You might have noticed the distinct use of the color blue on porch ceilings as you flip through the spring issue of your favorite home and garden magazine. Blue porch ceilings can range in tone from the palest of powder blue to shades of periwinkle and wedgewood. The trend of painting the porch ceiling blue was once considered only a Southern tradition but is now prevalent all over the country. The practice is based on much more than just the creative use of color. In truth it lends a romantic charm to the interior of the porch, but there is much mystery as to why and how the practice first originated.
The basis of painting porch ceilings blue may have begun with regional influences. Aurora blue is a popular shade of blue used on porch ceilings in the Northwest. The color’s origins are closely associated with the Christian communal society called the Aurora Colony, which became popular in the 1850′s. Among the blues used on porches along the East coast, we look to the popularity of Victorian and Colonial architectural styles that were popular and can still be seen today in historic cities like Boston.
Pale blue tones that mimic the blues of the sky have always been popular for Victorian style homes. Victorian period homes have long been associated with integrating the colors of nature within their exterior color schemes. These include earthy tones such as ochre and terra-cotta along with blue reserved for the porch ceiling to remind them of the blue sky even when the days were overcast and gray.The use of these colors serves as a constant reminder that brighter days lie ahead.
Along with regional influences, the desire of many homeowners to paint their porch ceiling blue is based on enjoying a bug-free porch experience. Some believe that painting the ceiling of your porch in this cool hue discourages birds and bees from building their nests in the ceiling. It is believed the color tricks the intruding insects or birds into thinking they have actually reached the sky. According to Sherwin Williams, most credible sources discredit this belief. However, this belief could be seated in historical truths.
When blue paints were first used on ceilings, they were usually milk paints, which often had lye mixed into the composition. Lye is a known insect repellent, which would explain why insects would avoid nesting on a painted porch ceiling. As milk paint has a tendency to fade over time, giving it a rustic look, homeowners would usually need to repaint their home every year or few years, covering the existing coat with a new coat of paint, and therefore a fresh coat of lye as well.
There are many theories on how blue porch ceilings became a tradition that has endured for generations in the South. One of the most widely believed theories arises from within South Carolina. Here folklore suggests that blue porch ceilings originated out of the fear of haints. Southerners, especially in and around the Low Country region of South Carolina, have a name for the color of ceiling paint used on porches – the soft bluish-green tint is referred to as “Haint Blue.” Just the name itself sounds spooky, huh?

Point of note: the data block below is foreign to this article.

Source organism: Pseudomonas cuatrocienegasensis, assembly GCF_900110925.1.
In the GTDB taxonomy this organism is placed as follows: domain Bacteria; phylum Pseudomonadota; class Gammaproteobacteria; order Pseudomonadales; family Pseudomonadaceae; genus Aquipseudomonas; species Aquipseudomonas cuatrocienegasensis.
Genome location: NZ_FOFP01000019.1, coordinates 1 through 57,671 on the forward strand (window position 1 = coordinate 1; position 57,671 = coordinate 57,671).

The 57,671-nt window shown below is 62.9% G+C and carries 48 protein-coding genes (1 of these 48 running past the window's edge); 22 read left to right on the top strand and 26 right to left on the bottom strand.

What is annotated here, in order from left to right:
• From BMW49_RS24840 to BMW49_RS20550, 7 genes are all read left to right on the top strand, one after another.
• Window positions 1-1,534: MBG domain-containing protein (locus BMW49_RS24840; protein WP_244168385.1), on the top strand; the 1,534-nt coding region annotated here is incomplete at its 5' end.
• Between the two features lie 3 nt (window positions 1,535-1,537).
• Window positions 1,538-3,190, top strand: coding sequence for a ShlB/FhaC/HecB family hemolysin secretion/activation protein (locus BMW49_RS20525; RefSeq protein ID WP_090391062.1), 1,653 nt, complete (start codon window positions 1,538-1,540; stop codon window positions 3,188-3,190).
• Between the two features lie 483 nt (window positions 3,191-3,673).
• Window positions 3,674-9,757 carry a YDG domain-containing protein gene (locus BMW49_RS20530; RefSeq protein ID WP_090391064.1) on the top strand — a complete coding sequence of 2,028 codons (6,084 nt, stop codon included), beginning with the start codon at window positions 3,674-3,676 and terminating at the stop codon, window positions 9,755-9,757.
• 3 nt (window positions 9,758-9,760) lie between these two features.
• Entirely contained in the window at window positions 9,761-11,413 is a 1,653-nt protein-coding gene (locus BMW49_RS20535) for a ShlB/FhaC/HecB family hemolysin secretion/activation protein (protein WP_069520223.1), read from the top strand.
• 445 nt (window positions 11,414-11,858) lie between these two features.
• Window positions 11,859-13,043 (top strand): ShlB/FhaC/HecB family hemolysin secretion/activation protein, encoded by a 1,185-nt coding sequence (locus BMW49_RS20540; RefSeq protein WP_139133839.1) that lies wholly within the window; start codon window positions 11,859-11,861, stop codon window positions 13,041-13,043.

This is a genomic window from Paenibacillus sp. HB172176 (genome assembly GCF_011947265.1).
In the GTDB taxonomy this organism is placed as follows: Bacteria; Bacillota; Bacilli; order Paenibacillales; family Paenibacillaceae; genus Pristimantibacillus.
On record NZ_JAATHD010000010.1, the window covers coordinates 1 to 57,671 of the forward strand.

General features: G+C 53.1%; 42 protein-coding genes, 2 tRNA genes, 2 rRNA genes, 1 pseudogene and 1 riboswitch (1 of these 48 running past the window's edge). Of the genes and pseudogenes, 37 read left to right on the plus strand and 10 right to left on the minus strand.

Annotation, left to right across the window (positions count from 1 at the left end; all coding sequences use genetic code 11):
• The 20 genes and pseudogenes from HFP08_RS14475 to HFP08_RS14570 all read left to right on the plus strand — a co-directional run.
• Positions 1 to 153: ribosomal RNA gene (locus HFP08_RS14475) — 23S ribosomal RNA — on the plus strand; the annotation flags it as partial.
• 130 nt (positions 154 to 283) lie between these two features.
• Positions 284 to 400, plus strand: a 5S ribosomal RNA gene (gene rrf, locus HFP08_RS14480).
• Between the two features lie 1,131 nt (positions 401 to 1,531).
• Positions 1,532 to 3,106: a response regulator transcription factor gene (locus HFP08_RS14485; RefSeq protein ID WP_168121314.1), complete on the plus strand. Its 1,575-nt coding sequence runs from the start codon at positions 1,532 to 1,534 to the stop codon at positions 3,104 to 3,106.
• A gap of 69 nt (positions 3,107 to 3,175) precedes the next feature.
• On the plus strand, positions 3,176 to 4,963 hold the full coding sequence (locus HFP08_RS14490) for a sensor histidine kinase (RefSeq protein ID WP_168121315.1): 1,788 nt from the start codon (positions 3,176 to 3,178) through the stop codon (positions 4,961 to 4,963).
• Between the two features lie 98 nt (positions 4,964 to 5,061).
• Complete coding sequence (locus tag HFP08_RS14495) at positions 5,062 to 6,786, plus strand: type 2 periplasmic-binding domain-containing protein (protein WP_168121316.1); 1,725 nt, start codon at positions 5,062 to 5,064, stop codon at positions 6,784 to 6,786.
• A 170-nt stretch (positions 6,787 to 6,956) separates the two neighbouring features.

The term “haint” is a Southern colloquialism defined as a ghost, apparition or lost soul — also defined as the spirit of a dead person or animal that can appear, in visible form or other manifestation, to the living.
Haint Blue, which was also used on door and window frames as well as porch ceilings, was believed to protect the residents from being “taken” or influenced by haints.The superstition evolved from the inability of the spirit to cross water since the lighter shades of blue mimic the color of water. Others believe that Haint Blue will protect the house and its occupants from evil spirits.
Deciding what you believe in regard to the practice of painting porch ceilings blue is left for you, the reader, to ponder. However, one fact does stand out: blue is a calming color that promotes relaxation and peace. It also mimics the natural tranquility and beauty of sunny days and clear skies — with this in mind, is it any wonder why a homeowner would choose blue to beautify their outdoor space?
Many homeowners choose to paint their porch ceilings blue simply because of the way it makes a room look and feel. We even see the trend carrying into the modern screened porch and 3-season rooms of today. Blue is a calming color, so using it to paint an area of the house that’s intended for relaxation makes sense — leaving superstitions and insects by the wayside!
No matter what style or color reflects your own personal tastes, Archadeck of Central SC can plan, design and build a custom porch that speaks to your individuality. If this includes translating your vision of the ideal porch through custom colors or trim, we embrace designs that think “outside the box.” Contact us for a free design consultation today to learn more about our exquisite custom porch designs. (803) 603-2160
Visit our front porch and portico photo gallery and our covered porch photo gallery located on our website to see more of our quality porch designs.